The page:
Staff turnover is costly. When you lose the person responsible for managing your technology – or anyone in your company who has the specialized knowledge to assume those IT duties – your entire organization can take a significant hit.
You face the immediate crisis of finding another person with the skills to keep critical business systems up and running. Essential IT procedures and resources often get lost in the transition, because the person who left didn’t properly document the IT knowledge they were storing inside their own mind. And finally, focus and company morale can plummet.
Losing your IT staff member can mean lost money, lost time, lost productivity and lost information. To help you avoid this, we have outlined the top 3 reasons we see companies losing their IT staff members.
- They get bored.
Techies like to be challenged. If your company does not provide enough mentally stimulating opportunities and challenges, your IT staff member can quickly grow weary of their day to day humdrum. Not that you want a lot of IT issues cropping up to keep them engaged, but you do need to help them stay up to date on new skills, software, and hardware.
- They get paranoid.
Over time, as technologies age, most of your IT staff member’s time is spent maintaining existing systems. This leaves less time to work on new systems that help propel your company’s – and your IT professional’s – competitive edge. Technology is a rapidly changing field, and if you don’t provide your employees the chance to stay up to date, they will worry about the long term implications for their career.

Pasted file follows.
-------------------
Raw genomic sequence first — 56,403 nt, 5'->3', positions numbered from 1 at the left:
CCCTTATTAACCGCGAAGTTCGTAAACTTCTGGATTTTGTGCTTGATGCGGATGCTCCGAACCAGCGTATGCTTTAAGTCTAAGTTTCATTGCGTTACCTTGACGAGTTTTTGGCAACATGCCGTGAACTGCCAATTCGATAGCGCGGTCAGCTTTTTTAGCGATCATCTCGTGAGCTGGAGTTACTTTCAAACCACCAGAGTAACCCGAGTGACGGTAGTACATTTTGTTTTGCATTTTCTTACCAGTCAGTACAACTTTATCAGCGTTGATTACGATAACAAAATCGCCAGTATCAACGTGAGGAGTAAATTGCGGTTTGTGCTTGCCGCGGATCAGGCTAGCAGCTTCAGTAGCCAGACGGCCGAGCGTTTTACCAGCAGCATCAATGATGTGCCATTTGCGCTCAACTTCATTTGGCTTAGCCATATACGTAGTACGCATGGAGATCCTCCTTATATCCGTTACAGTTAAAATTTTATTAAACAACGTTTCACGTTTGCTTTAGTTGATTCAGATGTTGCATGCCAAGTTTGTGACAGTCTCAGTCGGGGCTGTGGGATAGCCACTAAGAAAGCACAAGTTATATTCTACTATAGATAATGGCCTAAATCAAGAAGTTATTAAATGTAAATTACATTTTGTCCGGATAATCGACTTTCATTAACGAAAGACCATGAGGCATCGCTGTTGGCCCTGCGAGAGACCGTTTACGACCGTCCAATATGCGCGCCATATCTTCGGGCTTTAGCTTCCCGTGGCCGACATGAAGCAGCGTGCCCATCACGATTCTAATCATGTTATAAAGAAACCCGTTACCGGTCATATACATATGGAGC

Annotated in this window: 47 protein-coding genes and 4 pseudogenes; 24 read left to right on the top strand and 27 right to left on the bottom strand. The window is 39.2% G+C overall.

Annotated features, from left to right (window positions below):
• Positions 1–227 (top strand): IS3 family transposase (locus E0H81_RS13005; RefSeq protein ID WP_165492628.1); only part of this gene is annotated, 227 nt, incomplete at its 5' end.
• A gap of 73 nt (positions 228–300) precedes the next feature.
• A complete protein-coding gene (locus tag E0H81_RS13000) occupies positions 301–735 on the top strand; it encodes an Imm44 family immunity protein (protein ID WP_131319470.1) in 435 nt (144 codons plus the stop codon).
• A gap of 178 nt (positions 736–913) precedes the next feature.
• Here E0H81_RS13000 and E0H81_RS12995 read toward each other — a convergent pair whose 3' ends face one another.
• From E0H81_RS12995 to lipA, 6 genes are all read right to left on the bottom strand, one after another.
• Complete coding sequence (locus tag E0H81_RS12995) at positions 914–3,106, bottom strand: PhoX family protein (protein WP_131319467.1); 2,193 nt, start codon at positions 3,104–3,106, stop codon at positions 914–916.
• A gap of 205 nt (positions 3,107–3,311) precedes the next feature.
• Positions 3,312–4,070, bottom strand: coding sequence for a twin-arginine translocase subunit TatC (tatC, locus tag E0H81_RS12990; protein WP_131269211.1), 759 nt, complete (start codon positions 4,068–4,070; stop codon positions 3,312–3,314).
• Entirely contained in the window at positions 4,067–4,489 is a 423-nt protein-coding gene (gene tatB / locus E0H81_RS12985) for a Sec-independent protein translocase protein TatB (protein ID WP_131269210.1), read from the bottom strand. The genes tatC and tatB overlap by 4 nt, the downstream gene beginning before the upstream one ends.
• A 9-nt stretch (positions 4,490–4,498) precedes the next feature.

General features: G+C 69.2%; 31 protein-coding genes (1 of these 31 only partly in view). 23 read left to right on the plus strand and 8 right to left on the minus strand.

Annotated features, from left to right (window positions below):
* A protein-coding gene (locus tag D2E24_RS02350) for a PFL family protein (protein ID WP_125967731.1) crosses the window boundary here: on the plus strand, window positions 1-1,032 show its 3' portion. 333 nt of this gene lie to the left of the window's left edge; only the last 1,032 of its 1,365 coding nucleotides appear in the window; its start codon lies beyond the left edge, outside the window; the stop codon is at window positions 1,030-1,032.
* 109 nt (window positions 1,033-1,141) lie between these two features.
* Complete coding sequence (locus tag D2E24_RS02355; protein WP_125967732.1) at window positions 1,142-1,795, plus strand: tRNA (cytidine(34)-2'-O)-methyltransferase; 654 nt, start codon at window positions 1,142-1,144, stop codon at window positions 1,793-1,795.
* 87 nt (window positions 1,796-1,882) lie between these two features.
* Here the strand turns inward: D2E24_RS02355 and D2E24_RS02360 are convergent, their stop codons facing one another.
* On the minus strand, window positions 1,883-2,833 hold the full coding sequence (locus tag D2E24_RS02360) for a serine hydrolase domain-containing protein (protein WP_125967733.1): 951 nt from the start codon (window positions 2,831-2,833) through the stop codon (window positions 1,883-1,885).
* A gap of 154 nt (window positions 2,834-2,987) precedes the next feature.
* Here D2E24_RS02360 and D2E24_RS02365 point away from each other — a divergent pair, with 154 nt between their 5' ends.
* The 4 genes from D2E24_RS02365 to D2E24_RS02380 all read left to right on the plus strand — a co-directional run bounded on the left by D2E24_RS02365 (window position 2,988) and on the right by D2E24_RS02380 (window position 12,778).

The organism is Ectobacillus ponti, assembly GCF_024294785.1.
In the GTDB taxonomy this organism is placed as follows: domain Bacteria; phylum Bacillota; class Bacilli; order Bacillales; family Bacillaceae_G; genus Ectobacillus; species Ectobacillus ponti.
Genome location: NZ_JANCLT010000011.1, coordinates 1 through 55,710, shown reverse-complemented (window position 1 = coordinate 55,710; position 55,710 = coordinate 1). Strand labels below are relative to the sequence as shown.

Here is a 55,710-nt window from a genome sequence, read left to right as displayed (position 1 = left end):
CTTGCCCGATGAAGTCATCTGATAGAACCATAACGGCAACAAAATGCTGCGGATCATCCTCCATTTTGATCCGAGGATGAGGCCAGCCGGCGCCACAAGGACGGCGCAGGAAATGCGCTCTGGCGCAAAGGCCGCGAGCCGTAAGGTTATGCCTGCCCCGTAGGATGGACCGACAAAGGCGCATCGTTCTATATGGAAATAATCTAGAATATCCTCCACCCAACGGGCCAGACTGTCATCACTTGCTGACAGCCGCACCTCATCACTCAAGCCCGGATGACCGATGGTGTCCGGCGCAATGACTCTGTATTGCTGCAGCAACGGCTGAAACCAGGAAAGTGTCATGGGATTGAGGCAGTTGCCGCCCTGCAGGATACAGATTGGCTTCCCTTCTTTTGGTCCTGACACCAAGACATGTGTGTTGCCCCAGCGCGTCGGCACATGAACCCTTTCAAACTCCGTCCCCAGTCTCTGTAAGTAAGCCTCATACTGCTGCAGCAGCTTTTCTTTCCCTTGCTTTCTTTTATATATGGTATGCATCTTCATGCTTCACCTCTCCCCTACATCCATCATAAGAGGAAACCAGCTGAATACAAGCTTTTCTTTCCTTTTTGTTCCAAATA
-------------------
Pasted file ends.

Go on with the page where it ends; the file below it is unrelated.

- They get overwhelmed.
This is true for your IT professional and especially true for your employees who have assumed responsibility for technology duties. For IT professionals, systems can become too complex or require more support than one person can handle, especially working with out-of-date training, software, or hardware. For non-professional IT employees, the strain is that much greater. They are first responsible for their primary jobs, which are just as critical to overall business operations (you wouldn’t trust just anyone with managing your technology). And because they aren’t as skilled or knowledgeable as the trained IT professional, it can often take them much longer, with greater risk for error, as they work to fix the problem.
The best way to retain your IT professional is to proactively monitor their frustrations – and alleviate them before they become critical. Start by having a conversation with the employee. Find out which IT functions are taking up the lion’s share of their time, and which specific areas are bleeding your company dry. Identify their day to day challenges, and look for ways to remove some of the pressure.
For those employees who have taken on IT responsibilities as double duty, find out how much time IT is taking away from their primary duties. Are secondary IT responsibilities impacting their personal time? How satisfied does the individual appear on a general basis?
Another alternative to consider is the value of partnering with a managed services provider. For less than the cost of hiring the IT role in-house, and at much less risk of assigning the duties to another critical staff member, an MSP provides a team of highly trained IT experts. They provide the insurance that any crisis can be managed, that documentation will always be maintained, and that systems and processes will be proactively maintained.